UNCG Campus Weekly

Campus Weekly is published each Wednesday when classes are in session. In the summer, it is published biweekly.

Campus People: January 12, 2011

012010CampusPeopleGraphicFeatured this week: Kathleen Williams – Eddie Radwanski – Dr. W. Richard Cowling III – Dr. Walter H. Beale – Dr. Bob Wineburg – Dr. Odell Cleveland – Dr. H. Svi Shapiro








011211CampusPeople_WilliamsHHP Associate Dean Kathleen Williams has been selected to participate in the Association of Schools of Allied Health Professions Leadership Development Program that begins in New Orleans on March 15. She was selected as a member of a group of 10 from more than 100 nominees across the country. The group will spend several days in administrative leadership development related to health careers/health schools before the annual spring meeting and they will continue with “homework” until the fall. She had to complete a series of essays and seek letters of recommendation to be selected. She wrote about UNCG’s academic realignment in health and human development for her topic, something important to the association leadership since more than 50 of the member schools have experienced realignment.

011211CampusPeople_RadwanskiWomen’s soccer coach Eddie Radwanski (Athletics) was named the National Soccer Coaches Association of America/Mondo Southeast Region Coach of the Year in a vote of his peers. He led UNCG to a 19-2-1 record and a top-10 national ranking at the end of the regular season. UNCG finished the season tied for the third-best winning percentage in NCAA Division I (.866). Radwanski coached UNCG to a school-record 16-match winning streak this season. Their 19 wins matched the school record set in 1997, while the two losses were the fewest in school history. The Spartans also went undefeated at home for the first time in school history. As noted elsewhere in CW, Radwanski is leaving UNCG to take the helm of the women’s soccer team at Clemson.

011211CampusPeople_CowlingDr. W. Richard Cowling III
(Nursing) was inducted as a Fellow in the American Academy of Nursing in November. This honor is reserved for nurses who have made exceptional contributions in the areas of education, practice and research. Cowling’s work is exemplified by the integration of theory, research, and practice from a unique holistic and unitary perspective. His most outstanding contributions to nursing have been in the areas of research and practice relevant to women survivorship of childhood abuse and depression. He is director of UNCG’s PhD Program in Nursing and editor of the Journal of Holistic Nursing.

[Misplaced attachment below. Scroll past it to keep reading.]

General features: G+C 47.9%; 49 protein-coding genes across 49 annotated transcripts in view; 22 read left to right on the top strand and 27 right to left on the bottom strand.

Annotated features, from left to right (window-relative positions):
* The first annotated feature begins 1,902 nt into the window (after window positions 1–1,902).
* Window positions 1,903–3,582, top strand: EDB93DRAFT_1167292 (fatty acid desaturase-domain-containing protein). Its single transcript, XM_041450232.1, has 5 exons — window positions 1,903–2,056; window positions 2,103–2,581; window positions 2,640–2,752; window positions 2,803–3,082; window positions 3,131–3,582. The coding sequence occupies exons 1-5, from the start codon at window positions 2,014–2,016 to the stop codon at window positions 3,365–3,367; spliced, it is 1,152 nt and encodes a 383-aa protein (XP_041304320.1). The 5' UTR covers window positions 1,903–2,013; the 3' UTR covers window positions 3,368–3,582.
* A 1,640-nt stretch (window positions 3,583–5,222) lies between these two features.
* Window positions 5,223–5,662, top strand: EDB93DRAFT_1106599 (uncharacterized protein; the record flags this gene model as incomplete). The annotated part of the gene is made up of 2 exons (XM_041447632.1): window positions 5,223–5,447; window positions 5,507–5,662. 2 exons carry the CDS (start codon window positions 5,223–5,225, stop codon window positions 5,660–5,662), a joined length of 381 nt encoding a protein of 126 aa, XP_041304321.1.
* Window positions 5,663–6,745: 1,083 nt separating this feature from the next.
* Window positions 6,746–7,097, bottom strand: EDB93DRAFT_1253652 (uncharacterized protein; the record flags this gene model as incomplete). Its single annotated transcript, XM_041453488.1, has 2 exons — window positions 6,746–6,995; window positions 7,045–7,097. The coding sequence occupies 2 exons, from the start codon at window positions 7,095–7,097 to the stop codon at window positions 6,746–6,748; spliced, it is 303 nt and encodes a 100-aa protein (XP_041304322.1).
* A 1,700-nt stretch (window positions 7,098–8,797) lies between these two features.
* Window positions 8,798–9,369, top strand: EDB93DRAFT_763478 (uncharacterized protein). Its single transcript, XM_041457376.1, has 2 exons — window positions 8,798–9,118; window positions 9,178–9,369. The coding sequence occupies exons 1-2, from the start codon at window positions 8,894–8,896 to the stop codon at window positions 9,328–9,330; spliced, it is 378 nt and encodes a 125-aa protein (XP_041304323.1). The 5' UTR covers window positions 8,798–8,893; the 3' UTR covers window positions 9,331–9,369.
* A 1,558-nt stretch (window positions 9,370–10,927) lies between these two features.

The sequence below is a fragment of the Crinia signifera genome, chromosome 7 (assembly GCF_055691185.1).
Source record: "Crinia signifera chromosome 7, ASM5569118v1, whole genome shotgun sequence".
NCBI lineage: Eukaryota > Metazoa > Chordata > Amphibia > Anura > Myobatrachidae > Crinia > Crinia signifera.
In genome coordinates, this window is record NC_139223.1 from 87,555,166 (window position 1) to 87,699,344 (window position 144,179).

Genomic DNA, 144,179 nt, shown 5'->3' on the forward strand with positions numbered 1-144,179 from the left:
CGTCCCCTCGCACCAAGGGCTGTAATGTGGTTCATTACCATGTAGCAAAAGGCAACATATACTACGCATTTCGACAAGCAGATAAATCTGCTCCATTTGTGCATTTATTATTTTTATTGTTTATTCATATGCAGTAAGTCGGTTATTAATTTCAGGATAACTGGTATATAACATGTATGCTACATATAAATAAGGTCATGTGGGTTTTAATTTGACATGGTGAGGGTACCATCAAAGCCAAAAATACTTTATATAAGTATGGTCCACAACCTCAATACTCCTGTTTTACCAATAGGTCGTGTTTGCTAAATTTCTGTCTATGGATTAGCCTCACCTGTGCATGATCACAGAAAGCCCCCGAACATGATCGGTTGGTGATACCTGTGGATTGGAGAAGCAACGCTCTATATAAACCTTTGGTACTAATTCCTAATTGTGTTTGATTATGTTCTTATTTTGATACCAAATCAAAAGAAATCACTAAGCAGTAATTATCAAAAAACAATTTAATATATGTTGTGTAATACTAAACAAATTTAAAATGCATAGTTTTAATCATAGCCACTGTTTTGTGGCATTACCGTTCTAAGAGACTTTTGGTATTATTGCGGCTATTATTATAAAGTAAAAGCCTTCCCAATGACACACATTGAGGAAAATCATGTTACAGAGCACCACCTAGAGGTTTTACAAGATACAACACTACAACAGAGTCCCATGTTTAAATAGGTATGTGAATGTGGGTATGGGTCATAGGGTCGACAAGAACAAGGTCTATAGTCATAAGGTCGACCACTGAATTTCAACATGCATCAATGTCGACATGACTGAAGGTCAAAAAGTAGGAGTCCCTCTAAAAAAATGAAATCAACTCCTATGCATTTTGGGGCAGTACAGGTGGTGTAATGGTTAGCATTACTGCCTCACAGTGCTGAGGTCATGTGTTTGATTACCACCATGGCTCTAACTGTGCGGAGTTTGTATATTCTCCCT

Dr. Walter H. Beale (English) received honorable mention for his book “Learning from Language: Symmetry, Asymmetry, and Literary Humanism,” as the Modern Language Association of America announced its 30th annual Mina P. Shaughnessy Prize. The prize is awarded for an outstanding work in the fields of language, culture, literacy or literature with strong application to the teaching of English. Dr. Robert E. Cummings (Mississippi) received the award for “Lazy Virtues: Teaching Writing in the Age of Wikipedia.” The committee’s citation for the honorable mention reads “‘Learning from Language’ offers the metaphors of symmetry (how words mirror the world) and asymmetry (how words do not mirror something outside themselves) to understand concepts that are of burning importance to teachers of literature and rhetoric, such as whether we can learn from language to become better people. Offering a tour de force analysis of the Sophists and classical Greek drama to postmodernism, literary theory, pragmatics, speech-act theory, linguistics, and discourse analysis, Beale argues that while symmetry is hard to prove and asymmetry is the more defensible position, the intuition that there’s something true about symmetry should not be ignored. ‘Learning from Language’ illustrates our connections and our conjoined disciplinary history and offers a way of seeing through the arbitrary and political boundaries that rule our university curricula without too many people understanding why.” Beale’s current book project is tentatively titled “The Love of Words: Linguistics for Poets (and Teachers).”

Dr. Bob Wineburg
(Social Work) and Dr. Odell Cleveland (Social Work) will speak Friday, Jan. 14, at 7:30 p.m. at Temple Emanuel’s annual Martin Luther King service. It is at the Jefferson Road campus. Their recent book “Pracademics & Social Change” is about their friendship and the success of the local nonprofit Grassroots Reform Liaison Project. A full report on their work and book will be in a future Campus Weekly. A wonderful, short video about the project and their book is at http://www.youtube.com/watch?v=KQRrJTKI8QA.

011211CampusPeople_ShapiroDr. H. Svi Shapiro
(Education) has a new book, published by Palgrave-McMillan last month, “Educating Youth for a World Beyond Violence; A Pedagogy for Peace.” In it, he explores the social, political and spiritual roots of violence and war, and how educators can teach so as to encourage and nurture a culture of peace and non-violence. The book continues Shapiro’s critical inquiry into the meaning of democratic citizenship education in global society. In addition to being a professor of Education and Cultural Studies, he is coordinator of the PhD program in Educational Studies-Cultural Studies specialization.